How can the Federal Communications Commission get rid of the FCC rules protecting net neutrality?
What does it mean for the internet?
Here’s everything you need to know.
Read MoreWhat’s net neutrality, and what’s net discrimination?
Here’s what we know:The FCC rules were passed in 2016.
The rules protect net neutrality by allowing companies to treat all traffic equally.
That means companies like Facebook and Twitter can’t discriminate against sites and services they don’t like.
In a statement last year, the FCC said it was trying to create a “more open and competitive internet for all Americans.”
The rules have been upheld by the courts, with the Ninth Circuit Court of Appeals upholding the FCCs classification as constitutional.
The FCC’s proposal is called the Open Internet Order, and it is the first of its kind in the United States.
The FCC proposed the rules in 2018.
The agency plans to put the rules to a vote in October, with a vote likely to take place before the end of 2021.
The rules will require companies to use open data, open content, and open technology to ensure that the internet works as it should.
In an attempt to avoid any discrimination against the internet as a whole, the rules also require companies that own and operate Internet infrastructure to create rules to ensure equal treatment of all internet traffic.
The rule also would require companies like Comcast and AT&T to give users access to their data in a way that respects the privacy of their personal information.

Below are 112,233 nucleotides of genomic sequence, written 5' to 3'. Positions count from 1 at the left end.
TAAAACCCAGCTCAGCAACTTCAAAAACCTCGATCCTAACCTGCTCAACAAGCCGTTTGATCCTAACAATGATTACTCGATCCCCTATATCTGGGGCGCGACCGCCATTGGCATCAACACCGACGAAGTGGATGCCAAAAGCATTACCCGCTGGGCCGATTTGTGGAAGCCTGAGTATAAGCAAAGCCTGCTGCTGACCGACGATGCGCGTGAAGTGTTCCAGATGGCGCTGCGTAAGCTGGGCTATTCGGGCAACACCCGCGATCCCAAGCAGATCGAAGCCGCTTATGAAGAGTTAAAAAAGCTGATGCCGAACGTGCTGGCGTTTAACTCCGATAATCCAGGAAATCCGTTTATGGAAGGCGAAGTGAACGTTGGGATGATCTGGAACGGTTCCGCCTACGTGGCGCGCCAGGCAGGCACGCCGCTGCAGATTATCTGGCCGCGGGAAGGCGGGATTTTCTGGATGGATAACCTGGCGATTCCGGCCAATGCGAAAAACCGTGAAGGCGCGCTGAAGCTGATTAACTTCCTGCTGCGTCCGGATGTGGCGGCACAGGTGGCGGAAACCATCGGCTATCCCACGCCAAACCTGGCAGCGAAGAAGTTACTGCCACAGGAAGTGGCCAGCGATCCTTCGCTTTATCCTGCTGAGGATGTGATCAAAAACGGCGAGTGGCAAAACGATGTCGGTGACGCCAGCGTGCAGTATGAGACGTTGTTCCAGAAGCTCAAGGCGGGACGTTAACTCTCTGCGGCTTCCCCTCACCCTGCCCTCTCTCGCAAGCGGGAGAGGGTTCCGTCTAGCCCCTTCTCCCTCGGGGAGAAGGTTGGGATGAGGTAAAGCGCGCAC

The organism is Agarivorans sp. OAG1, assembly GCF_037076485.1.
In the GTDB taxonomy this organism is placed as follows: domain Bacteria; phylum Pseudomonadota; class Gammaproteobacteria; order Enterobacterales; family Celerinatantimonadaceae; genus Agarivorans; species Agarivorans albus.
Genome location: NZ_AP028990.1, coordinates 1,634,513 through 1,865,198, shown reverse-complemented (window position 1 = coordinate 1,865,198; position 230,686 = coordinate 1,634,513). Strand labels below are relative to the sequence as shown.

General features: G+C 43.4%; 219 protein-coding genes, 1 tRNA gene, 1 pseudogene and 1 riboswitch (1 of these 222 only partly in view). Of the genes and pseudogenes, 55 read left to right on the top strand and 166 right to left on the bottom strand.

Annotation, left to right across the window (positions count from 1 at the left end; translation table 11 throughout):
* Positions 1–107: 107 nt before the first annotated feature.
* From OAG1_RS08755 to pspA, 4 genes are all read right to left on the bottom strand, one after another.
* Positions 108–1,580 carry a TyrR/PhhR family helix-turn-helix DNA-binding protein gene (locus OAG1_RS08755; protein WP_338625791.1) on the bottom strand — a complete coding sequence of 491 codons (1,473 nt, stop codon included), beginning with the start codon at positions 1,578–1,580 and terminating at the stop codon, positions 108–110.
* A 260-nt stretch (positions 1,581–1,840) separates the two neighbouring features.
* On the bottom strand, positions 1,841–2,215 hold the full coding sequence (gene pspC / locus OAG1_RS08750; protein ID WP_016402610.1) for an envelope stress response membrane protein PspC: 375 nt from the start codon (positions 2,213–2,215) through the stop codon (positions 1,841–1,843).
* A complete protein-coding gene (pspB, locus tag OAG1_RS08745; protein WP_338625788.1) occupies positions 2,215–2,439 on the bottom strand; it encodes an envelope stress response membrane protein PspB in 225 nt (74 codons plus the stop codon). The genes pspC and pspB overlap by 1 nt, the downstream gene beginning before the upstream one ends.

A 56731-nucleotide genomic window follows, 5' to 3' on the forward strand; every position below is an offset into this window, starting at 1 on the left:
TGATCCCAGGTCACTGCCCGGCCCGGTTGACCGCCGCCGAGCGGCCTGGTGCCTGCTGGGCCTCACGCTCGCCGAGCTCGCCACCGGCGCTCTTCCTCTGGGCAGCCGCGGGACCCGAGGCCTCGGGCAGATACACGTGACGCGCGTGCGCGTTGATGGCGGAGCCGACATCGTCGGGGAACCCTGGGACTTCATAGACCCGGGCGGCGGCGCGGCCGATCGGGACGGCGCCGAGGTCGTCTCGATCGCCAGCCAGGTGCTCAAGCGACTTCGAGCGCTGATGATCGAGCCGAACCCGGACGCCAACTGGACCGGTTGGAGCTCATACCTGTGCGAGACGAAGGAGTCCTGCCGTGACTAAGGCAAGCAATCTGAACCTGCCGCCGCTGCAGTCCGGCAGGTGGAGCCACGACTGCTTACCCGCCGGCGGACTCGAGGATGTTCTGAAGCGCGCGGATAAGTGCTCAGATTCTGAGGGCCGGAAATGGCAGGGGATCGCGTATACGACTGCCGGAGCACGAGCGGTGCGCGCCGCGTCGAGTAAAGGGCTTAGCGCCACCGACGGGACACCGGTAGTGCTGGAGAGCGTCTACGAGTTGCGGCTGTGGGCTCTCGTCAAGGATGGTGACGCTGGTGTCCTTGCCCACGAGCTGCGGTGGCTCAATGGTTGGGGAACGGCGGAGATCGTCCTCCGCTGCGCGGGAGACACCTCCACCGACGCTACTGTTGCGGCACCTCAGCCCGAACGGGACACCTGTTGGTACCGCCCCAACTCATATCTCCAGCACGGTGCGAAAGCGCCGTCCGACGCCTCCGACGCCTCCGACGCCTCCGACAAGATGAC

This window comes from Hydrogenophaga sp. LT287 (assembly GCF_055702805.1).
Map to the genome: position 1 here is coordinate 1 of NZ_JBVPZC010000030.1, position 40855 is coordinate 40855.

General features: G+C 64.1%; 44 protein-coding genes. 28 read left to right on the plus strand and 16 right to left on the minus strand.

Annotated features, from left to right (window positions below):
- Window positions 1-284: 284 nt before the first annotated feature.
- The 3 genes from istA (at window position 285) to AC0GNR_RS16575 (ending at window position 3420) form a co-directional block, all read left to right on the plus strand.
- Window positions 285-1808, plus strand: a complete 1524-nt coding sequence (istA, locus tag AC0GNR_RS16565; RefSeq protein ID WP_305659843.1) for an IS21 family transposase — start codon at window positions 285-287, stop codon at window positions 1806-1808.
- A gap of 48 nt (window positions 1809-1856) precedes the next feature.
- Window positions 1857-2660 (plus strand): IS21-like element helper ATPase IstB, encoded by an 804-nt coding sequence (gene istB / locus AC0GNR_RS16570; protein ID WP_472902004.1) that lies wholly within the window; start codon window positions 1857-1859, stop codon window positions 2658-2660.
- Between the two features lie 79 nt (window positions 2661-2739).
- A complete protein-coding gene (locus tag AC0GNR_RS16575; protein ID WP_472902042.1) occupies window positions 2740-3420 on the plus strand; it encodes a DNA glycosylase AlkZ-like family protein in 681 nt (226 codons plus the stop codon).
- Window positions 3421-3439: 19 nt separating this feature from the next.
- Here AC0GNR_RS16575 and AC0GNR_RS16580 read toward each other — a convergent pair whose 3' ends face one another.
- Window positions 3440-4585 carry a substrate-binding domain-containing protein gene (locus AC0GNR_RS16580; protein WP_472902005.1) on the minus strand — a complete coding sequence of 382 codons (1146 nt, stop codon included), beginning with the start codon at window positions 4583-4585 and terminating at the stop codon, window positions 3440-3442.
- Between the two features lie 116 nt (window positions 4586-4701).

The net neutrality protections would apply to all kinds of services, from websites to apps to video streaming services.
The proposed rules would also apply to broadband providers, which could use their own rules to treat different kinds of traffic differently.
In its statement last fall, the Commission said the Open internet Order would protect consumers and online communities from discrimination.
The order also says it would protect net fairness and equal access for all, while protecting the open internet and free speech online.
The proposed rules also would prevent ISPs from discriminating against certain types of content, including some types of websites that the FCC says are too disruptive to some content providers.
That includes video streaming companies, websites that host pirated content, websites used by child pornographers, and the websites of people who are using VPNs to disguise their location.
The internet has a long history of treating its users equally.
The Internet’s first open access principles were adopted by the US government in 1947 and later amended by the Federal Trade Commission in 1970.
In the 1990s, the United Kingdom passed its own open access rules and the European Union passed its Open Data rules in 2017.
In a letter to the FCC, AT<d argued that the rules are too broad and would allow broadband providers to charge companies more money to speed up access to its data.
In response, the agency said it will review the letter to make sure it is in line with net neutrality principles.
Read more about net neutrality and net discrimination here: